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Ask the Rock Doc: 
Sound Advice for a Song 
By psychologist Dr. Bruce L. Thiessen, aka Dr. BLT 
Rock Doc Theme Song

Phatom Tollbooth Visitors: 

Hear Hugs, not Drugs the retro shrink rap one-song "soundtrack" to the following advice column and learn about an exciting new rap contest via this link to my Muse blog (you don't have to be from my home town to challenge the reigning rap king in this contest): 

***Details and implied method of inquiry may be altered in the following correspondence to protect the confidentiality of the inquiring party and to emphasize certain aspects involved in the maintenance of good mental and spiritual health habits. 

Dear Dr. BLT: 

I am the 53-year-old single mother of an only child, a 17-year-old Korn wannabe from Kern County.  Heís in a band called Serial Thriller and heís ďrehearsing with the band,Ē almost every night.  I am concerned that my son may be using methamphetamines because he is irritable and he can go for several nights without sleeping.  Then, for several days in a row, heíll sleep most of the time.  He also throws frequent temper tantrums.  I took him to a psychiatrist a few years ago, right after his father left.  He reported to me that he felt depressed all the time, and I noticed that he was losing a lot of weight.  The doctor told him to cut down on junk food, exercise regularly and consider psychotherapy.  He refused psychotherapy, but he did seem to cut down on fast food and kept a daily exercise routine going for a couple of weeks.  The doctor prescribed him an antidepressant called Paroxetine.  At first the drugs seemed to improve his mood and increase his energy level.  Then he experienced an energy crash and began to get depressed again.  He started sleeping and all the time and he started forgetting things.  His mind was not as sharp as it once was.  So the doctor increased his Paroxetine from 20 mg to 40 mg.  The increased dose produced the positive results that occurred when he first began taking the medication, but they soon went away and he turned into his old depressed self.   He finally stopped taking the pills altogether, complaining that he was still depressed most of the time, and that the pills only made him feel drowsy and depressed at the same time.  At that time, I asked him if he was using street drugs and he said he was not, but did admit that he was smoking 1 pack or more of cigarettes every day and drinking a lot of coffee.  Iím so confused.  I know that his father had a history of bipolar disorder, so Iím asking you, is my son a meth head or is he really suffering from a psychiatric condition?  On the other hand, Iím a recovering meth head myself, though Iíve been clean and sober for going on nine years, thanks to Jesus and a Christian group for addicts that I go to on a regular basis.  Iím beginning to think that heís just a meth head, and that heís been leading me on a wild goose chase.  Or maybe itís that music heís listening to thatís causing him to loose his mind.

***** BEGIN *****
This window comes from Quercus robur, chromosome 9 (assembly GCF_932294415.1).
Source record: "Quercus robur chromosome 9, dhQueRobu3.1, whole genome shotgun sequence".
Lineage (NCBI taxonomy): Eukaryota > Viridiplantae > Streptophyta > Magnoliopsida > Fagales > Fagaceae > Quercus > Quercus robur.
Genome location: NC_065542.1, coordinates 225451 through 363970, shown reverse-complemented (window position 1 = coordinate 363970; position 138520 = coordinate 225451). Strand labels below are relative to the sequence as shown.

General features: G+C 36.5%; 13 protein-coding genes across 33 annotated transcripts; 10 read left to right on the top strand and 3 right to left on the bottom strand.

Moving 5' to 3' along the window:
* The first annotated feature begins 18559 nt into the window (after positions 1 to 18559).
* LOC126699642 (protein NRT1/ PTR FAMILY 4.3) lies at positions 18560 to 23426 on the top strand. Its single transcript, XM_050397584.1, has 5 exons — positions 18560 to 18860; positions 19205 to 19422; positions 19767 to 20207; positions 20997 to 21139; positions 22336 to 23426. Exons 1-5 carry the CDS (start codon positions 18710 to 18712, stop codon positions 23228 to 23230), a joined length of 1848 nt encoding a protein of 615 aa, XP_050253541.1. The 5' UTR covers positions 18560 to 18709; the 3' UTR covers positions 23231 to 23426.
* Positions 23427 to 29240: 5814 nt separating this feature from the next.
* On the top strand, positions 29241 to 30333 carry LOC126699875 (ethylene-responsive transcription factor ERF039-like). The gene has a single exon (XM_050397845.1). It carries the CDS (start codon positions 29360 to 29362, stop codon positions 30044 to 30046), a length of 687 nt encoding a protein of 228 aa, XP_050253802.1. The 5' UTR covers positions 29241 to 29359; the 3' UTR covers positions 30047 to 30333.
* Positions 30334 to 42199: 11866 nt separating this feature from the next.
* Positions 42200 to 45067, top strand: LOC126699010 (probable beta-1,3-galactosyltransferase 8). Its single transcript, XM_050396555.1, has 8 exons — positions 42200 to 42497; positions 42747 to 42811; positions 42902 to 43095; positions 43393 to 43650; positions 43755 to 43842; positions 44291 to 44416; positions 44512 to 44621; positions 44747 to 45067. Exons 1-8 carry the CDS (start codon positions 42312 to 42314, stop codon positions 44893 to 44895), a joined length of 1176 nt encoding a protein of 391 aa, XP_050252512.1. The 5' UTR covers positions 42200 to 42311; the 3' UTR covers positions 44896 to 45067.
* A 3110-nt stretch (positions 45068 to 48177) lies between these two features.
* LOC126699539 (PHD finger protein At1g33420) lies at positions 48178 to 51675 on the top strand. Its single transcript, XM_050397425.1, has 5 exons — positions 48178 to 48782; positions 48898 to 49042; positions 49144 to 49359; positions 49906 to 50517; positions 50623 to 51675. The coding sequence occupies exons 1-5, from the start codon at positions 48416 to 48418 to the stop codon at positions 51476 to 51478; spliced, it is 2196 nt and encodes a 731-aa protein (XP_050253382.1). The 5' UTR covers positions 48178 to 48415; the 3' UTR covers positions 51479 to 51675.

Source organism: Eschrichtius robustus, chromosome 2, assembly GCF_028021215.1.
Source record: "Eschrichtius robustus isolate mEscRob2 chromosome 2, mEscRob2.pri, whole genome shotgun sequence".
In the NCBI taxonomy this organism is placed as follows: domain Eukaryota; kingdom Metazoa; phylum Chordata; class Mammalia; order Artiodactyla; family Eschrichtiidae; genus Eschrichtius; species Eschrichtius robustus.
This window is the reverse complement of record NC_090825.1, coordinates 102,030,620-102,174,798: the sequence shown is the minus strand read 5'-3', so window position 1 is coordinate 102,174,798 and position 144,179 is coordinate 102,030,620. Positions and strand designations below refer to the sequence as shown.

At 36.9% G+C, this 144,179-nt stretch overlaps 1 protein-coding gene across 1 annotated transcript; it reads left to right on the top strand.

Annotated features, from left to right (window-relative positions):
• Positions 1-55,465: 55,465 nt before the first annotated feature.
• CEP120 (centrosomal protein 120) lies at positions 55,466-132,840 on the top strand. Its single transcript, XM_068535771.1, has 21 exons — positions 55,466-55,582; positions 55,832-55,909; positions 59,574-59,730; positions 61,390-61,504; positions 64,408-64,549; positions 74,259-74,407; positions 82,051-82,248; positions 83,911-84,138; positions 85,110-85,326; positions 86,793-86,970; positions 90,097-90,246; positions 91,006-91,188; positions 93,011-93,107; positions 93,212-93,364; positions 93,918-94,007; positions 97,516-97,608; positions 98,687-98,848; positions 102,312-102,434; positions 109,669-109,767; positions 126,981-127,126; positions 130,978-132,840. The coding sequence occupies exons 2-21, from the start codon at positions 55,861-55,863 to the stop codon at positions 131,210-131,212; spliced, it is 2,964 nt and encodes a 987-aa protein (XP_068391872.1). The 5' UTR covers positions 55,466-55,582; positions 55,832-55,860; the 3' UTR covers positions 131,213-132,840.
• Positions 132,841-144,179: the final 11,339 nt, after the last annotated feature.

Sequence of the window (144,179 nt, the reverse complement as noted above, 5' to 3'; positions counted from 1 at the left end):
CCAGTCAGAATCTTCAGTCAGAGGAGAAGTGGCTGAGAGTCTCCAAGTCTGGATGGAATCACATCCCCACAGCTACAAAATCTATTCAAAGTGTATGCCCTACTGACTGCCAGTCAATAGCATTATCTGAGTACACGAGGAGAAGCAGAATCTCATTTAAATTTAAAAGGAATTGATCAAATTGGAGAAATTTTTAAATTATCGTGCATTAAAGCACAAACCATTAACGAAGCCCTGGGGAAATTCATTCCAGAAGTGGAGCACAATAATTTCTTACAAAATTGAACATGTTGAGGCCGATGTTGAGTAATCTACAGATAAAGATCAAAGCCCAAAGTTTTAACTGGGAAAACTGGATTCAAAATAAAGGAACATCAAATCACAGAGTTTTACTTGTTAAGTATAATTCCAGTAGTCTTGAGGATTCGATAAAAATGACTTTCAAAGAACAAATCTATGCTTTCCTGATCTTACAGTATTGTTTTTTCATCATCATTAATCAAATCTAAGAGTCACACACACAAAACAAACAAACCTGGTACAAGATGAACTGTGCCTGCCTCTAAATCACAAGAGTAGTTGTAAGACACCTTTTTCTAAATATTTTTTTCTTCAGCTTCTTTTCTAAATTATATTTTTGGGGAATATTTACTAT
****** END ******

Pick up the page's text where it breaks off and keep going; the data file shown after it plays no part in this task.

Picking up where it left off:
Meth Head Mom of Korn-fed Son 
Dear Meth Head Mom of Korn-fed Son: 

First of all, congratulations on your continuing recovery from the throes of methamphetamine addiction.  If you can survive, recover, and thrive, so can your son, if he is, in fact, addicted to meth. 

Youíve created a dichotomy for yourself, in which you son must either be a ďmeth headĒ or suffering from a mental health disorder such as Bipolar disorder.  Actually, with the addition of his music as a factor, you may have created a ďtrichotomy.Ē   Itís important to realize that all of these forces may be at work, or, less likely, none of them.  There could also be any of a number of even less likely explanations.  Perhaps two are at work.  This will all need to be sorted out before any progress can be made.  As you may be aware, most drug addicts deny their drug addiction.  Then again, most people who are not using, when confronted about the prospect, deny using or abusing drugs.  Your experience as an addict should come in handy for ruling out drugs as a factor.  Reflect on your behaviors while on the influence of methamphetamine, and then observe your son to determine if there is a match.  Ask your son more questions, and be a detective.  Rely upon friends and professionals to assist you in making this determination if you need to, but I urge you to make the determination as soon as possible.  The outcome will dictate an appropriate course of treatment.